My life has moved pretty fast and rarely within a structured environment that supported more crafted mentorship. I kind of figured out success a small piece at a time. I don’t want to tell my story for others to replicate. I want to tell my story so people can see the mindset I've approached each opportunity in my life with. Talking about missed opportunities is also an important part of telling the whole story and providing a learning moment. Mentorship can provide insight and help others reframe their opportunities. But what worked for me or didn't work for me may not be the same for the next person.
Mentorship could have helped me, but sponsorship holds so much more promise.
Sponsorship is the active and intentional pursuit of putting the right person in the right place at the right time with an expectation of their persistence. Being the key to open a door someone else could not have opened on their own is the essence of this mindset. You've heard of the "Good ol' Boys' Club". It's a thing. What needs to become a thing is a "Good ol' Girls' Club". Men have been historically much better about placing someone in the right place at the right time with a "pssst...just hire Bob." Good on them. Time to start playing along, ladies.
If there is indeed a limit to meritocracy, this sponsorship thing is truly more important than others let on or perceive. Men long have enjoyed networks of intense sponsorship over mentorship. I don’t want to take away from the great model that is. I would just like to see more women understand and participate in this model.
Thoughts on My Own Success
I often audibly joke that “if I keep this hard work up for another 10 years I’ll be an overnight success.” I have some ideas of what created a foundation for my success:
Being the 5th of 5 girls gave me a deep sense of belonging and confidence.
Spending key years of adolescence in Europe gave me a bigger worldview.
Knowing multiple languages contributed to deeper social intuition.
Having parents who are still together gave me a sense of familial stability.
I am not responsible for any of these conditions, yet I feel all have contributed to how I operate and have gotten me to where I am. There are others I feel I was heavily responsible for and I was able to contribute to my own success. As my husband says, “luck favors the organized.” I totally agree.
This is why I was never "lucky" with getting into grad school. I wanted to get my PhD. in Cultural Anthropology. I had a lot of opportunities, but I never met them with organization or persistence. I could have experienced success in that world, but I made nothing of the chances when they presented themselves.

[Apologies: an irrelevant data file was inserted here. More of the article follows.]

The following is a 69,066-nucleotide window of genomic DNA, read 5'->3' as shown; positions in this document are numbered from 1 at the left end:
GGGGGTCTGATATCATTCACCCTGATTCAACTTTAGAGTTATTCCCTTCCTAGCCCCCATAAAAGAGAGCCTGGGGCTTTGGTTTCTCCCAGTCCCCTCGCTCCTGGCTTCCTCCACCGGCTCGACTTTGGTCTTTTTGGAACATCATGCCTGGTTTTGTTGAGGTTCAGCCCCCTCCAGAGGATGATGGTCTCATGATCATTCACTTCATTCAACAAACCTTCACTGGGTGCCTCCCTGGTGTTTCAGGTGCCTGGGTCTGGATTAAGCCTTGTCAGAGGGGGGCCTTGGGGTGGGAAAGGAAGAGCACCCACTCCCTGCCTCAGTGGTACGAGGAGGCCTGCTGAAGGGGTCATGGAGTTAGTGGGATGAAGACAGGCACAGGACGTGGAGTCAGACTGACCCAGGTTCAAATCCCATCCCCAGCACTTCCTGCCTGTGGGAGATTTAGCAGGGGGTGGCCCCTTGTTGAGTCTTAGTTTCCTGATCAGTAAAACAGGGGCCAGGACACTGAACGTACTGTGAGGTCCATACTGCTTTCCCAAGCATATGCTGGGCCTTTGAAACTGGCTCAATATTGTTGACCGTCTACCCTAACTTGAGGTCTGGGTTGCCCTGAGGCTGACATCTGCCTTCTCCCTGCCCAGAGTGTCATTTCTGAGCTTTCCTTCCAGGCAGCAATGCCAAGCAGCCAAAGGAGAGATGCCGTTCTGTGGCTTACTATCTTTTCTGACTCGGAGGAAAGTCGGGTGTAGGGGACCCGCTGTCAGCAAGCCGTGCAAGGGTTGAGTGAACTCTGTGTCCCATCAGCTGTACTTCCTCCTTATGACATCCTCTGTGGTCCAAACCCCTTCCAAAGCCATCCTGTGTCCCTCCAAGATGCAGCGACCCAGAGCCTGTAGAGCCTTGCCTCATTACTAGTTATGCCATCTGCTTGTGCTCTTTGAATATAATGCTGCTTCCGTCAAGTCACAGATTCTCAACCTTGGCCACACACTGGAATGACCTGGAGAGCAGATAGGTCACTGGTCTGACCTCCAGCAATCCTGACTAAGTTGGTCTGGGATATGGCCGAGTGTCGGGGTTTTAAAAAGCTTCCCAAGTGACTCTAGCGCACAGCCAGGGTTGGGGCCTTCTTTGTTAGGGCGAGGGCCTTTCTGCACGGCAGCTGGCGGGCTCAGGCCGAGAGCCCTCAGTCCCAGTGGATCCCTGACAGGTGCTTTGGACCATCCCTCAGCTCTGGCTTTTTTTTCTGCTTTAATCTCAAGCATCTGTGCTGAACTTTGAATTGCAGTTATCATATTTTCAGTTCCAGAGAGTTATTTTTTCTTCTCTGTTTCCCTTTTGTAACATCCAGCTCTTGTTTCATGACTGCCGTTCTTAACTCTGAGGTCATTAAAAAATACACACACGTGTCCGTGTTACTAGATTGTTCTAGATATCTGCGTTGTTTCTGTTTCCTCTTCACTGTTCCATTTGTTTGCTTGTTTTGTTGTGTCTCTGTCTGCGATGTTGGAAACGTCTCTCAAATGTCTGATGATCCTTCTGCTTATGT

My Best Professional Move
Hiring Brett Baker as a business coach. He taught me how to provide real value, speak from truth, and never put my dignity at risk in business.
My Worst Financial Move
Canceling a contract for brokering credit card services with a pretty slimy company because it was the "right thing to do." It may have been, but I broke a contract and paid mightily for it. This naiveté found a quick cure. I almost went bankrupt making good on verbal promises I gave my clients.
My Biggest Stroke of Luck
Getting a call from MCMS and getting hired by Roger O'Malley as a Private Client Manager. You know who you are. This was a game-changer in terms of being able to use my unique talents and feel the joy of not being micromanaged.
My Biggest Bullet Dodge
Saying "no" to a Branch Management position Wells Fargo offered me in a gang-infested neighborhood near Wilmington, CA. I wasn't worth promotion until I was offered a much more senior position elsewhere, then they "noticed" my potential. The bullet-dodging was probably literal in this case.
There is no 7-step program for business success.
No matter how you slice it you can't recreate someone else's journey.
You don't really ever know why you are successful - really. You're guessing.
...And in Conclusion
I don’t need to understand all forces that have played into my success to be grateful for them. Luck, wins, and losses are all part of everyone's story. My hope is that you reflect on your own successes and failures alike and see them from a different perspective. My desire is that successful people stop trying to boil down their success either to one or two things, or more importantly to things within their control only. I would love a deeper appreciation for the latent foundations for success that we cannot see, nor can we create on our own. I guess it would follow also that I wish people would stop asking successful people to "boil it down" too.
My most sincere hope is this new perspective helps you move through the world in a more expansive way today and indeed, tomorrow. That is when we get back up and do it all over again. This next time, help someone rise with you.
Interested in learning more about what it takes to succeed as an entrepreneur in this crazy world? I'd love to share more of experiences and insights on business leadership at your next event!